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Pres. Phillipson’s Testimony on OPWDD’s ’23-27 Comprehensive Plan

September 14, 2022

SEIU 200United President Scott Phillipson’s written testimony submitted to the 9/13/22 legislative hearing on OPWDD’s 2023-2027 statewide comprehensive plan. When we talk about quality care in human services, the challenges faced by direct care workers should be front and center.

I welcome the opportunity to comment today on the 2023-2027 Draft Strategic Plan (further referred to as the 5.07 Plan). The focus of my input will be on Goal 2 (“Promoting practices that strengthen the workforce and infrastructure”) as it relates to the voluntary (non-profit) side of direct care under the OPWDD. I appreciate the effort and consideration that went into this plan, and offer my input as a union leader who is committed to partnering with the OPWDD, the legislature, and the state as we work together to fix a broken industry. Unfortunately, I am not alone in believing that the voluntary side of human services in New York State continues to be in crisis.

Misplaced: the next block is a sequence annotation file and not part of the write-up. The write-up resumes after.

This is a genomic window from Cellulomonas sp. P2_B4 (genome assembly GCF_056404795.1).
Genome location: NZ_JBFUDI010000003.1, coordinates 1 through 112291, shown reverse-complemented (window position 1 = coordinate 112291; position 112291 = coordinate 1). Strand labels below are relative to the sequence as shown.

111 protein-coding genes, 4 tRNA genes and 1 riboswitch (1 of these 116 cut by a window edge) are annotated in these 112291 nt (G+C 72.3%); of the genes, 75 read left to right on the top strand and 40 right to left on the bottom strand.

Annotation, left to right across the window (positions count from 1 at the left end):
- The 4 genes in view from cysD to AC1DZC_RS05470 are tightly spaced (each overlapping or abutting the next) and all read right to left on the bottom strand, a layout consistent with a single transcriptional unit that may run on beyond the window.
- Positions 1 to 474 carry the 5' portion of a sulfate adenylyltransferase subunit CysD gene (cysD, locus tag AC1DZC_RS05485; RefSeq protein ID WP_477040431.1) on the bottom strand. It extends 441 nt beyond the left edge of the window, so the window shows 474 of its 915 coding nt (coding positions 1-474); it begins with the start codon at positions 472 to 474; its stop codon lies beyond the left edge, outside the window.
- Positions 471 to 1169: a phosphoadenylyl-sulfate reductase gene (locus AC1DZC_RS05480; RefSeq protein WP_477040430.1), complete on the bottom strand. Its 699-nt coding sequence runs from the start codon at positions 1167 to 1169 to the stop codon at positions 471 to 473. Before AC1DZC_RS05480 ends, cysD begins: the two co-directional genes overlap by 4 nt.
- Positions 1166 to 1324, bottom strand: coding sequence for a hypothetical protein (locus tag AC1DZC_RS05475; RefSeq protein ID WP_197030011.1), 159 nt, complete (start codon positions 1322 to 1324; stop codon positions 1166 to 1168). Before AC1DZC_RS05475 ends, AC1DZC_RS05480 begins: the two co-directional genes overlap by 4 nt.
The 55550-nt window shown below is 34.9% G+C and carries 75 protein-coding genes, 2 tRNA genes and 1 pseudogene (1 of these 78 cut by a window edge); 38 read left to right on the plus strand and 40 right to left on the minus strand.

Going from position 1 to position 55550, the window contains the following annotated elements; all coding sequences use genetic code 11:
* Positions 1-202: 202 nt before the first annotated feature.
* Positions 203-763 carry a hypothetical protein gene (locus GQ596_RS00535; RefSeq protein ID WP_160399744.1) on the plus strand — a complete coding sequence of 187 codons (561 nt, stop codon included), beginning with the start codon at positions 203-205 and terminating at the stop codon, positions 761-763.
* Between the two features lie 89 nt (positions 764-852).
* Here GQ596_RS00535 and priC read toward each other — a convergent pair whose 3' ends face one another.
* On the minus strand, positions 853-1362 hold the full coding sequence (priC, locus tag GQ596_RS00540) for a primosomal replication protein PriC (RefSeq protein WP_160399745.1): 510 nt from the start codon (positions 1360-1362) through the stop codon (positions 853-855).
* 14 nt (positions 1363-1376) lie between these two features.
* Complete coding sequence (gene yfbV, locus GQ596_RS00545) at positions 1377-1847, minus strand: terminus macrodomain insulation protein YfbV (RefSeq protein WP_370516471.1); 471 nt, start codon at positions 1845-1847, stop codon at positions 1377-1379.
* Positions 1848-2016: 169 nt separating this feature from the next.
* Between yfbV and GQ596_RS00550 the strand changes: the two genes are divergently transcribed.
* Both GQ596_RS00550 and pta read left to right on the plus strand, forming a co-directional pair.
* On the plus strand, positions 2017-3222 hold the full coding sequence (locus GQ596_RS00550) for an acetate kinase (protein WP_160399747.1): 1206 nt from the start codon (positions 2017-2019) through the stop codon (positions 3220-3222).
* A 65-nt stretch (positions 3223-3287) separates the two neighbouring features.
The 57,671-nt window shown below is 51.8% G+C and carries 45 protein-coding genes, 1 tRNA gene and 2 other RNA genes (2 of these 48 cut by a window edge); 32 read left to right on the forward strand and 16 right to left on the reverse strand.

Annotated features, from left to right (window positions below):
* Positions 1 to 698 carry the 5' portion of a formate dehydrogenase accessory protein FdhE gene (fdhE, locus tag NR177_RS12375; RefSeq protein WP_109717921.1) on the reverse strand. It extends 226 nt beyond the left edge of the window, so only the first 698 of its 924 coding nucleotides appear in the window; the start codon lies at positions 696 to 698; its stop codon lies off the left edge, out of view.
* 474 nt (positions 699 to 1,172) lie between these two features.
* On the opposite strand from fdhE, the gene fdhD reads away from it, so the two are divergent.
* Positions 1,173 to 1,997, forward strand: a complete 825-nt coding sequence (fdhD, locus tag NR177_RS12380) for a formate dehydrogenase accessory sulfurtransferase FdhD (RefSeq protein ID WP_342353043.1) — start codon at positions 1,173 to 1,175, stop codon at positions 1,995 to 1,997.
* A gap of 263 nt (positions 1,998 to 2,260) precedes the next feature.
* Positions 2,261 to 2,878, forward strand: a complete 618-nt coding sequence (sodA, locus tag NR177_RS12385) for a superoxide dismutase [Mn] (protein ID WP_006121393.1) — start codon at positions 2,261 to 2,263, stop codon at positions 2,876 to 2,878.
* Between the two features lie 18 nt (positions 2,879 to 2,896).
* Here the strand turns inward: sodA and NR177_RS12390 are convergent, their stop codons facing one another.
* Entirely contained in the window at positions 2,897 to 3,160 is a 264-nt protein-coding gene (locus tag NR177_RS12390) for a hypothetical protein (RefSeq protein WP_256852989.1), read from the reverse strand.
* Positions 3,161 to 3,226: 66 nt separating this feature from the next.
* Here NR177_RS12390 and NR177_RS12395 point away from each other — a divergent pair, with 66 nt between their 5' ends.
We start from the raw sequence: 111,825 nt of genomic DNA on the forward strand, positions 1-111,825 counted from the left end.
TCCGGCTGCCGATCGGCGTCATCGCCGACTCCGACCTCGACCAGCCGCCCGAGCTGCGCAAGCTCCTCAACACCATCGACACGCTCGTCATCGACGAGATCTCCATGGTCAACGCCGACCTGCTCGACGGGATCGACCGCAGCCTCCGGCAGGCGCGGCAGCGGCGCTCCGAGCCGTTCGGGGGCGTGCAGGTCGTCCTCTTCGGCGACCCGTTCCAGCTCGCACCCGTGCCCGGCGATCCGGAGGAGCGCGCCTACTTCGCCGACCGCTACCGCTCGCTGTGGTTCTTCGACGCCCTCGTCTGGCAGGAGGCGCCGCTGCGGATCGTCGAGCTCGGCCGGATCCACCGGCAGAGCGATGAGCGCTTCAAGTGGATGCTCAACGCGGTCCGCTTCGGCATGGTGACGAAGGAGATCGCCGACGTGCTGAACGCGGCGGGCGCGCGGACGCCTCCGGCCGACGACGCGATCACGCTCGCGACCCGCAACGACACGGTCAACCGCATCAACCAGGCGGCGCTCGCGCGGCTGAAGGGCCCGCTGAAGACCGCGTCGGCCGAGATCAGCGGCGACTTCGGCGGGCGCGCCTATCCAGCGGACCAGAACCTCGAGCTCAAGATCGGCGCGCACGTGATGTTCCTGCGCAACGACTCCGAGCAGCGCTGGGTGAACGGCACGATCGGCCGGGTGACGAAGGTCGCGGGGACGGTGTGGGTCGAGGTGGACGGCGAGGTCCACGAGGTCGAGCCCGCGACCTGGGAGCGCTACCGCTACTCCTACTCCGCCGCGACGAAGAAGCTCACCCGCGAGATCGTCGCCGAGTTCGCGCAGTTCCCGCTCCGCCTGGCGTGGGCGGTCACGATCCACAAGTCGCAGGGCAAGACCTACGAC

I have the privilege of representing roughly 4,000 unionized direct care professionals from all across New York. The comments I submit to you today are a reflection of their direct input, expertise, and struggles. More often than not a career working in direct care comes at the expense of families and personal life. I won’t explain at length the difficulties faced in direct care here today, but I would be seriously remiss if I failed to mention the long, mandated hours, the inadequate pay, and the chronic understaffing that leaves dedicated workers reluctant to take time off for themselves, their health, or their families. The 5.07 Plan is a step in the right direction, and with some small changes could make meaningful headway for direct care workers.